Year of Publication
Doctor of Philosophy (PhD)
Arts and Sciences
Dr. Peter Kalliney
My dissertation examines the portrayal of southern alterity in the global modernist novel. The trope of southern spaces as sites of decay, degeneration, and dissolution proves to be remarkably durable in both fictions set within the domestic U.S. south, as well as those colonial and postcolonial texts associated with the global modernist canon. Novels like Joseph Conrad’s Heart of Darkness and William Faulkner’s Absalom, Absalom! suggest that the alterity of places like the Congo and Haiti are inextricably bound up with racial hierarchies. On the other hand, texts such as Charles W. Chesnutt’s The Marrow of Tradition and Zora Neale Hurston’s Their Eyes Were Watching God acknowledge southern alterity as structural or cultural in nature, less a product of inherent racial difference. Each chapter pairs two novels, one canonical and the other semi-canonical, not to argue that the two visions of southern alterity are complementary, but rather that they exist in dialectical relationship with one another. Building upon the work of the New Southern Studies and the increasingly transnational focus of U.S. southern studies in general, I argue that geographical designations like “south” are constructed, and “the south” is a discursive formation that shapes dominant (northern/metropolitan) views of the world.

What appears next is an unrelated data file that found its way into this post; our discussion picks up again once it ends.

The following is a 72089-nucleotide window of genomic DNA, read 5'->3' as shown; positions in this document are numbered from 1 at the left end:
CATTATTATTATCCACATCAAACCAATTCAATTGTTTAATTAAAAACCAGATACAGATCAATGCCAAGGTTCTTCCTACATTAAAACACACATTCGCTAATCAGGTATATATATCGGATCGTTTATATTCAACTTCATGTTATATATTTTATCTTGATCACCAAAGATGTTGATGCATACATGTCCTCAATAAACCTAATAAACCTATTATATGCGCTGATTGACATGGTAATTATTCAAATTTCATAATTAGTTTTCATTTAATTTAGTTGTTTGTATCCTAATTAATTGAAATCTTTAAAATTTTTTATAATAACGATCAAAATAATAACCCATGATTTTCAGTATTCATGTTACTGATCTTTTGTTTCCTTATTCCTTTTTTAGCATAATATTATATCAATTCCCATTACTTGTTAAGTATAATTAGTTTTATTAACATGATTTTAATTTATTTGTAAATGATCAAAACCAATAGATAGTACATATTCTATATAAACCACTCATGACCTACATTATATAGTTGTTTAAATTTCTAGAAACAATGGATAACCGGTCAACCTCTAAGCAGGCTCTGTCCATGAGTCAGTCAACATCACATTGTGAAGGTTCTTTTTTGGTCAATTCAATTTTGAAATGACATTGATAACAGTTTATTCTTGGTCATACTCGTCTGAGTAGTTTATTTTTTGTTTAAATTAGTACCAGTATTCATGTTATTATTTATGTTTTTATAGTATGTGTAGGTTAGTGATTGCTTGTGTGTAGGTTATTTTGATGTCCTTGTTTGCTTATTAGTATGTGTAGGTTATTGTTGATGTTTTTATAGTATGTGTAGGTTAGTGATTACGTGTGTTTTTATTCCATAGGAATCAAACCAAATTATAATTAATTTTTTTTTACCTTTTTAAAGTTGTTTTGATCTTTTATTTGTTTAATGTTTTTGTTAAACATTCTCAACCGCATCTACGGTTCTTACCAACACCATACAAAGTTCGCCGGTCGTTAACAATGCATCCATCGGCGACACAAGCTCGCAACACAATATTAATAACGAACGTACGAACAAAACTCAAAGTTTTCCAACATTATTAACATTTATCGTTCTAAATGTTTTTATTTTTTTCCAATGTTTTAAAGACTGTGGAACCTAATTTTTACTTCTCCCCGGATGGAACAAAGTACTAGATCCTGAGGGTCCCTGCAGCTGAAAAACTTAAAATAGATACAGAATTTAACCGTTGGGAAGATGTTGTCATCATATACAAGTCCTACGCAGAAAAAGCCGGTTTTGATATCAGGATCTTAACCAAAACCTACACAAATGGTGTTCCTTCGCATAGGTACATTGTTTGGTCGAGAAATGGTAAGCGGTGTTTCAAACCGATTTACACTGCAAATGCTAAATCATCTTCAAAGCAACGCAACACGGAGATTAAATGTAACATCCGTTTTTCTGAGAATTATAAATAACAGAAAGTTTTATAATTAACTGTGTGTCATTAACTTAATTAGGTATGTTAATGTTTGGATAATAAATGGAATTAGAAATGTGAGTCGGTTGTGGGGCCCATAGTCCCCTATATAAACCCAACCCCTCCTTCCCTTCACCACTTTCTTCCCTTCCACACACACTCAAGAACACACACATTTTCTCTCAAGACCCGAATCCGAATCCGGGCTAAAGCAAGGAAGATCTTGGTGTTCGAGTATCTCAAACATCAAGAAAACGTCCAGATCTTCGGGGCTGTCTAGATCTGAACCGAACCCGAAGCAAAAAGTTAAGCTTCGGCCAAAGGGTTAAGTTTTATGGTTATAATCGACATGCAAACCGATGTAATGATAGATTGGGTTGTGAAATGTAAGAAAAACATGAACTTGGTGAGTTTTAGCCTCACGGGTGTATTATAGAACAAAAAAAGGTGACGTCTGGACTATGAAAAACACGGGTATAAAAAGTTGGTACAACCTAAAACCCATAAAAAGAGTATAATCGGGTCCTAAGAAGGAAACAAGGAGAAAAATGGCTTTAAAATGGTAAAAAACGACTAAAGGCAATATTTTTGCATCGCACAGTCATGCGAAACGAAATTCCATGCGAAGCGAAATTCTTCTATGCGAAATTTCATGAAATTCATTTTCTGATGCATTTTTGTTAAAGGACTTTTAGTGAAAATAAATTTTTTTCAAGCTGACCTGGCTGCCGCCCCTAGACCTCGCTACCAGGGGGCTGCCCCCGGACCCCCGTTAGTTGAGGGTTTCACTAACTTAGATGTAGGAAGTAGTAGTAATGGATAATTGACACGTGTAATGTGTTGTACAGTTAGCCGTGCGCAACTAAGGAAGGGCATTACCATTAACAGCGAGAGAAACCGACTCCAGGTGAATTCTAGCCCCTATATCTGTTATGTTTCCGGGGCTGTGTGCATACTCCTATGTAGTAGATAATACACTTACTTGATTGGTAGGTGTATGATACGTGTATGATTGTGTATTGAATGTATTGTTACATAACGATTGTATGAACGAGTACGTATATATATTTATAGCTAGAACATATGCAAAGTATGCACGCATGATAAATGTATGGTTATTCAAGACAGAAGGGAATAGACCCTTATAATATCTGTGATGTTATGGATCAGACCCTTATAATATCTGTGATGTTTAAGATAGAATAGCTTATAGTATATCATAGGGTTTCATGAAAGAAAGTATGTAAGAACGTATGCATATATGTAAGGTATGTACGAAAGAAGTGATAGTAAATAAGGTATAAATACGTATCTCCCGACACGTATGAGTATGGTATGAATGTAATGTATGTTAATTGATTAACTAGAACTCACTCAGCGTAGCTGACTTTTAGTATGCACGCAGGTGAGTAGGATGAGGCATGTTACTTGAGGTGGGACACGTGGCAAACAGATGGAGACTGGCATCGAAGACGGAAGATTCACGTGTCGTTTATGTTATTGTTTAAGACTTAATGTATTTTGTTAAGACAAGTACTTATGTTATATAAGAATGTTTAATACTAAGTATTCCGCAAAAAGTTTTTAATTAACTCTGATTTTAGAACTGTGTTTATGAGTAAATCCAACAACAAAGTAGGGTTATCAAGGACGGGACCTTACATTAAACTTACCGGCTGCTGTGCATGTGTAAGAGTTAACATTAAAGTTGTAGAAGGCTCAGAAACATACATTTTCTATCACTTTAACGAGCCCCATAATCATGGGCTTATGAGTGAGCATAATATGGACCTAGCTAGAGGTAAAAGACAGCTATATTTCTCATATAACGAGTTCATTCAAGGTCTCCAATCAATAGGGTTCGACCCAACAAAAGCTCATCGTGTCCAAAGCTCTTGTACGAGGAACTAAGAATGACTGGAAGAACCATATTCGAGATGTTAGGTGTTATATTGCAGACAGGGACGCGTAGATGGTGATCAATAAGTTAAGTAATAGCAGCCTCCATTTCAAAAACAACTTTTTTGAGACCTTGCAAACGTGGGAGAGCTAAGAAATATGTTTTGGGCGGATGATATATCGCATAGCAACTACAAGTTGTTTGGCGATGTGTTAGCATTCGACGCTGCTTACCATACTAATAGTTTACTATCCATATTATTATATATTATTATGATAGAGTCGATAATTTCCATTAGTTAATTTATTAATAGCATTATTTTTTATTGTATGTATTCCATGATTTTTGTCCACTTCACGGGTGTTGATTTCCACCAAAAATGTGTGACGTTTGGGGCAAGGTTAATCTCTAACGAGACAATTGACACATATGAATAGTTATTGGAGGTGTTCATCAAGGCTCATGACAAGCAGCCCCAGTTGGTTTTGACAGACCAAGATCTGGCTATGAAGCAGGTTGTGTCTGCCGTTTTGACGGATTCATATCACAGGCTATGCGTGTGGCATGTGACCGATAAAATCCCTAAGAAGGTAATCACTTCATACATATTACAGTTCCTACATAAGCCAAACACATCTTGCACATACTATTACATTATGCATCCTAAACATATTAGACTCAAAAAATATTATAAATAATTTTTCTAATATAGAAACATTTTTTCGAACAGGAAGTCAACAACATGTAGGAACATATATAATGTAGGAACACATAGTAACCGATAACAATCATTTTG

Digital Object Identifier (DOI)
Wilson, Benjamin J., "Southern Alterity in the Global Modernist Novel, 1899-1966" (2021). Theses and Dissertations--English. 135.